One of the biggest concerns of those considering the vanlife is how to keep their vehicle and themselves safe and secure during their travels. This should shed some light on the topic.

Stealth van life

The biggest piece of advice I can give is to embrace the “stealth” van life. This is the practice of making it appear as if you don’t live in your van and your vehicle is just like any other vehicle on the road. This will give you the flexibility of staying out in nature when you want, but more importantly living in urban areas with ease and without hassle.

The best way to blend into your surroundings is by making your van look as unmemorable as possible on the outside. Since plain white cargo vans are so common as commercial work vehicles, if you live in one, you immediately gain some urban camoflage. For those living in camper style vans like a Vanagon or older VW, avoid lots of stickers or crazy paint jobs. These will make your van stand out and make it easier for local residents or authorities to notice you and your parking habits. Also, black out your windows with black out curtains or opaque window tint.

Goes to show how similar a cargo campervan looks to all the other work trucks next to it. Super stealth mode.

Sleeping in the van overnight

This used to be something I worried a lot about leading up to my move into the van. And to be honest, after about a week of traveling all my worries disappeared. If you have a stealthy van, and you use common sense, you’ll be able to find free, legal parking overnight quite easily.

The key to this is to never park in the same spot two days in a row. If you’re in an area for an extended amount of time, find several legal overnight parking spots and rotate between them every night. It’s also recommended to have a selection of “night” spots that are used only for sleeping and several “day” spots that you leave your van at during the day. Don’t stay up late watching a movie or cooking in your night spot. Don’t go outside your van to brush your teeth in your night spot. The night spot is for one thing and one thing only: sleeping.

When it comes to the actual act of sleeping, it’ll take time to adjust to the noise. Being parked and sleeping in the city, brings you a lot closer to the urban noises of the concrete jungle. Eventually you’ll learn to tune it all out. For the very light sleepers, there’s always earplugs.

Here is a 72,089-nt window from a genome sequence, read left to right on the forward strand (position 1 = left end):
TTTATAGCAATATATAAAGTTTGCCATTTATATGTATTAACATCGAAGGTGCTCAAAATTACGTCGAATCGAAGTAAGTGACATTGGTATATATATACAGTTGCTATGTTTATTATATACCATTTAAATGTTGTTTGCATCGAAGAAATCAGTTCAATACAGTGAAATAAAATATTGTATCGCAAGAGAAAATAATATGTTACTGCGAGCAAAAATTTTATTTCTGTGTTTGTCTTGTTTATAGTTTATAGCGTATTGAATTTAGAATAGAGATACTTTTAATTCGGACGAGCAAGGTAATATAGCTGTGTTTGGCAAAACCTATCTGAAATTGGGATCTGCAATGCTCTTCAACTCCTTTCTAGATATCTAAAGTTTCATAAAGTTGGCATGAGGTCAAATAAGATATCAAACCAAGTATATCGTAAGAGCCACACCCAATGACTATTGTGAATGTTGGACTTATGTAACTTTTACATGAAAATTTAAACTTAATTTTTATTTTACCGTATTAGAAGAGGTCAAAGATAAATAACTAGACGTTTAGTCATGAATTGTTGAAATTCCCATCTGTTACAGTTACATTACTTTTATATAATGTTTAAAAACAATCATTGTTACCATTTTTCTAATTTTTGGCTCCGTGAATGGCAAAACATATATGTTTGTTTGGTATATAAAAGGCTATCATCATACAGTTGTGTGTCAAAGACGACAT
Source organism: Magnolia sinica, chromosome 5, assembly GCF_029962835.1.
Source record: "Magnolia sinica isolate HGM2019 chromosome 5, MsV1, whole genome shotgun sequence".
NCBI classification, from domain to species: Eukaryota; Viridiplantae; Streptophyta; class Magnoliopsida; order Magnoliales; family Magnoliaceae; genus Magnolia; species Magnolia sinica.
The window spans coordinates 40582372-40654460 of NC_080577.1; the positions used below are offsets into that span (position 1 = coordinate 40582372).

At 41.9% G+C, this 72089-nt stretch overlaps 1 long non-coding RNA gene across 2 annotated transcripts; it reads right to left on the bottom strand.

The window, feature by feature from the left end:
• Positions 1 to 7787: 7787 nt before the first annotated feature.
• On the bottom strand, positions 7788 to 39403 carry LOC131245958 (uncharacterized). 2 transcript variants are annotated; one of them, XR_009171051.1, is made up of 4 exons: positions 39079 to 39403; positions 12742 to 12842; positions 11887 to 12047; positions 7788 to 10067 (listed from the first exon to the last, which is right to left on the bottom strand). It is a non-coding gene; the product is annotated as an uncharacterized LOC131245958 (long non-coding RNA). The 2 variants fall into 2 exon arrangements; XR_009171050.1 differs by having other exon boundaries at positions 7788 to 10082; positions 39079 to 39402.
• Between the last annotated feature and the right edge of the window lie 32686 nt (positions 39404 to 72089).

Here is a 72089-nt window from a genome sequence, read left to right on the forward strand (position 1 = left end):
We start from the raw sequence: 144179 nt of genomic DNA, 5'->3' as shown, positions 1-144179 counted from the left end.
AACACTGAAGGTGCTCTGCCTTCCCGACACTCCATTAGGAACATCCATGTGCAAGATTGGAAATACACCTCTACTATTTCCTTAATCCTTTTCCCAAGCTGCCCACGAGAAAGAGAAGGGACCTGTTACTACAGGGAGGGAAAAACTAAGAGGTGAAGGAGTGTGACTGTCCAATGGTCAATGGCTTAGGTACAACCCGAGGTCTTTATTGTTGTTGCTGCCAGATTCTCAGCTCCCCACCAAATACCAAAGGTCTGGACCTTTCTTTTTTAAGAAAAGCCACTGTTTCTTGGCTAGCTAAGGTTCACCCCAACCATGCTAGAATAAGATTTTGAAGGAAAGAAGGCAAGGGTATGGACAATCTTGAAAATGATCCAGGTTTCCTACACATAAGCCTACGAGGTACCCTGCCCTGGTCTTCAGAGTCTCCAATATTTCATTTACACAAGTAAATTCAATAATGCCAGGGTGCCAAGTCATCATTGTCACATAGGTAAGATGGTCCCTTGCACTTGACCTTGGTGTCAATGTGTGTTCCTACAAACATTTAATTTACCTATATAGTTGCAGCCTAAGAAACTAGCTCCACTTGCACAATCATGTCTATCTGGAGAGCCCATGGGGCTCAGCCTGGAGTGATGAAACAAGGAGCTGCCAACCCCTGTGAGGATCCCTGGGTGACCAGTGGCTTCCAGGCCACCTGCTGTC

Wonderful views to wake up to in Northern California.

Where to park overnight

Out in nature: There are many amazing pieces of public land you can legally park and camp out on for days—sometimes even weeks at a time. Many of these spots are free to the public. Almost all BLM (Bureau of Land Management) and USFS (United States Forest Service) allows boondocking (which is the act of remotely camping outside developed campgrounds). The best way to find top-notch boondocking sites is to do your homework ahead of time. Search on forums or “boondocking websites”, ask a ranger at a nearby BLM or USFS office, or just pull out your gps/map. I’ve also found that since vans are relatively small and discreet compared to an RV, you can park overnight in parking lots and at trailheads in National Parks. Try to find places where other cars are left overnight from people staying at nearby hotels or people tent camping overnight within the park.

In the city: Similar advice for urban camping. The best place to park overnight in the city is anywhere where cars are normally left overnight or where it’s not uncommon for people to arrive and leave throughout the night. Places like hotel parking lots, 24 hour grocery stores, rest stops, and yes, even Walmart. However, in most cities it’s totally fine (and advised) to park on the street where most local residents park their cars. As long as you obey local parking signs and laws, you won’t have a problem.

  • One of the best free camp spots on the West coast. Hidden away in the mountains in Big Sur. Did I mention it was free?
  • The van easily blends into the normal everyday cars parked on a city street. Even more effective if you can find a street with another cargo van parked on it.

Where to avoid parking overnight

After a while, you’ll begin to develop a sixth sense of what is a decent place to park overnight and what places to avoid. Almost every city has a “good” part of town where crime is relatively low and a “bad” part of town where there is a higher chance of a break-in. Use common sense. Avoid parking on dark, secluded streets or parking lots without many or any cars parked by you. I also try to avoid parking directly in front of a person’s house since most people are pretty aware of the “usual” cars in front of their abode. It raises suspicion and increases the risk of getting uninvited visitors.

  • If the store isn't open 24 hours (or isn't a Walmart) you pull the risk of getting a visit from the tow man during the middle of the night. Some of these stores don't play around.